The game itself was closely contested early before Carlton jumped out to a 20-point lead at half-time which they would never relinquish. This broke a 23-year drought for the Blues, and kickstarted a ten-year period during which they would win three Grand Finals and re-establish themselves atop the proverbial VFL pecking order. 

Throughout the 1950s and 60s, the rivalry stagnated to an extent, with neither team enjoying much in the way of success. Collingwood won a couple of Premierships but lost six other Grand Finals during those two decades – a period which played a major role in the development of the ignominious “Colliwobbles” nickname – while the Blues made just one Grand Final, which they lost, prior to their Premiership in 1968.


The 1971 Grand Final

In 1971, it kicked off again when the two sides met in the Grand Final, once again in front of a record crowd – this time of 121,696 fans, a number which, even over 50 years later, remains the largest attendance in league history. If there had been little to stimulate the rivalry over the previous 20 years, this game more than made up for it. In what is widely regarded as one of the best Grand Finals of all time, the Magpies blew the Blues away in the first half, jumping out to a 32-3 lead at quarter-time before extending that to 44 points at half time. They appeared destined to add a 14th Premiership to their trophy cabinet, but unfortunately for Magpies fans, the “Colliwobbles” reared its ugly head as Carlton cut the lead to 17 points at three-quarter time before running over the top in the final quarter to win by ten points.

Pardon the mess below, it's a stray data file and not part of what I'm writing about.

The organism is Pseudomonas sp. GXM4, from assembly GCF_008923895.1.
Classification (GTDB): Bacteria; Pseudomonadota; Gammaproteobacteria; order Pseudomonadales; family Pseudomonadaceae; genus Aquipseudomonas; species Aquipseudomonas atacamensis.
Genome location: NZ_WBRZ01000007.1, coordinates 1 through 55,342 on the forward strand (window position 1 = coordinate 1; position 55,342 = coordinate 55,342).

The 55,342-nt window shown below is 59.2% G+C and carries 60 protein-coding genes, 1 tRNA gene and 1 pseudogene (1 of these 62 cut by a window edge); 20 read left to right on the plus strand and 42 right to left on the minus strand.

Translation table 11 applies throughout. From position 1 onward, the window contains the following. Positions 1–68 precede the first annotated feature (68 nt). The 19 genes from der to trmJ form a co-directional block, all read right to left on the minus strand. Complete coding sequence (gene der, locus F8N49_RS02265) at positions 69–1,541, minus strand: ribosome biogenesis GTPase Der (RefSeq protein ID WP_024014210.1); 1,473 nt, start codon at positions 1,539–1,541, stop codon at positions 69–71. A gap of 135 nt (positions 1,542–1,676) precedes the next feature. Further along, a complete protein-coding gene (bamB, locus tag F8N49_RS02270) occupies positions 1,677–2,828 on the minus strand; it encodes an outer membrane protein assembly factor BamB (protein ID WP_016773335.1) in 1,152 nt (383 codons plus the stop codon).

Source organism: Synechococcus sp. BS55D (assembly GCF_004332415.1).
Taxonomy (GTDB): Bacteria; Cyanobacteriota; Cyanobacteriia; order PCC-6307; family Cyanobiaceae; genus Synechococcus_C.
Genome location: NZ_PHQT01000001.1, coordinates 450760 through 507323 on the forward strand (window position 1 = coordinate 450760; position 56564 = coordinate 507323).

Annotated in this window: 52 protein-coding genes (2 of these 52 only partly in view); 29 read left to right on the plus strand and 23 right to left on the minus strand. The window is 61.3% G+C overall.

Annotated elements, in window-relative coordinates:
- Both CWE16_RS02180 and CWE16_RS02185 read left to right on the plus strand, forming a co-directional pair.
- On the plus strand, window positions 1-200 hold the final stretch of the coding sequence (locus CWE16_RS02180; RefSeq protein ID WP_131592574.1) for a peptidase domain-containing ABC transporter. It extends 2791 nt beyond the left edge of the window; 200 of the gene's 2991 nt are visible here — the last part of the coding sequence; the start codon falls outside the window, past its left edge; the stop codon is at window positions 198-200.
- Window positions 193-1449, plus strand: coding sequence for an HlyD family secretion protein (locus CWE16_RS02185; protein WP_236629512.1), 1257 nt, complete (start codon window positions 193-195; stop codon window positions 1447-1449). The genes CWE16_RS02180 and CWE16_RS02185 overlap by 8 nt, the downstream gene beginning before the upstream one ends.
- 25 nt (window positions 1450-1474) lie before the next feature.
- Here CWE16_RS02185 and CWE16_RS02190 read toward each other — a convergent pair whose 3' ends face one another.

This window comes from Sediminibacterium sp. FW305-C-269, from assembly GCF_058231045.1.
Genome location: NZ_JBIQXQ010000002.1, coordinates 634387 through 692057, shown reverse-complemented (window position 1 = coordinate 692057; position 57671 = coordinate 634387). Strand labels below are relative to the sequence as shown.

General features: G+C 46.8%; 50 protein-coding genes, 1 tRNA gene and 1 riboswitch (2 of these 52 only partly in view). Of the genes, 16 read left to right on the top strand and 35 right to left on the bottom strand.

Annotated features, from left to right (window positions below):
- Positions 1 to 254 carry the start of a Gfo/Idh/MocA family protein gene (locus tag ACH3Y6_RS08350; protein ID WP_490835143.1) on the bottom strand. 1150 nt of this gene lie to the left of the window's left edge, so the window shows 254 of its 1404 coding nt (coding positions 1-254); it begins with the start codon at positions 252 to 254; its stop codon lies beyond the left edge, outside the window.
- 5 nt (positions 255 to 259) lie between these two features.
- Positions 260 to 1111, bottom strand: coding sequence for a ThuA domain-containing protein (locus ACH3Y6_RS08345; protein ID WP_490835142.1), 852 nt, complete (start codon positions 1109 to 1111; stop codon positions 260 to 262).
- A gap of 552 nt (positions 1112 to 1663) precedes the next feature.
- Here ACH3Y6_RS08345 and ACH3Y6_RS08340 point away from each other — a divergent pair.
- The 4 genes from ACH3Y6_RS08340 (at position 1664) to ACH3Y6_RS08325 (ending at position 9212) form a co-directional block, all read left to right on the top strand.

That famous game was subsequently referred to as “the birth of modern football”, courtesy largely of the half-time instructions of Carlton coach and league legend Ron Barassi to “handball, handball, handball”. This previously underutilised part of the game had become increasingly common in the years prior, but the role it played in such a famous comeback underpinned a significance which has continued to develop in the half-century since.


The Collingwood/Carlton rivalry reaches its pinnacle

It would be less than a decade before the teams would meet again in a Grand Final, meeting in 1979, before they were again the last two standing just two years later in 1981. This rounded out a ten-year period during in which three Grand Finals were Collingwood vs Carlton, and with two of the league’s biggest clubs also among the best in the league at the same time, the rivalry during this period was as fiery as ever. In what had become commonplace for big games between the two VFL giants by that point, both Grand Finals were played in front of mammoth crowds, 113,545 attending in ’79 before 112,964 packed into the MCG in 1981. 

 The Blues won each of those two Grand Finals, the first by just five points in yet another thrilling encounter between the two sides, before they ran out 20-point winners a couple of years later. After decades of struggles for the Blues earlier in the century which coincided with overwhelming success for the Magpies, the tables had turned in one of the league’s biggest rivalries.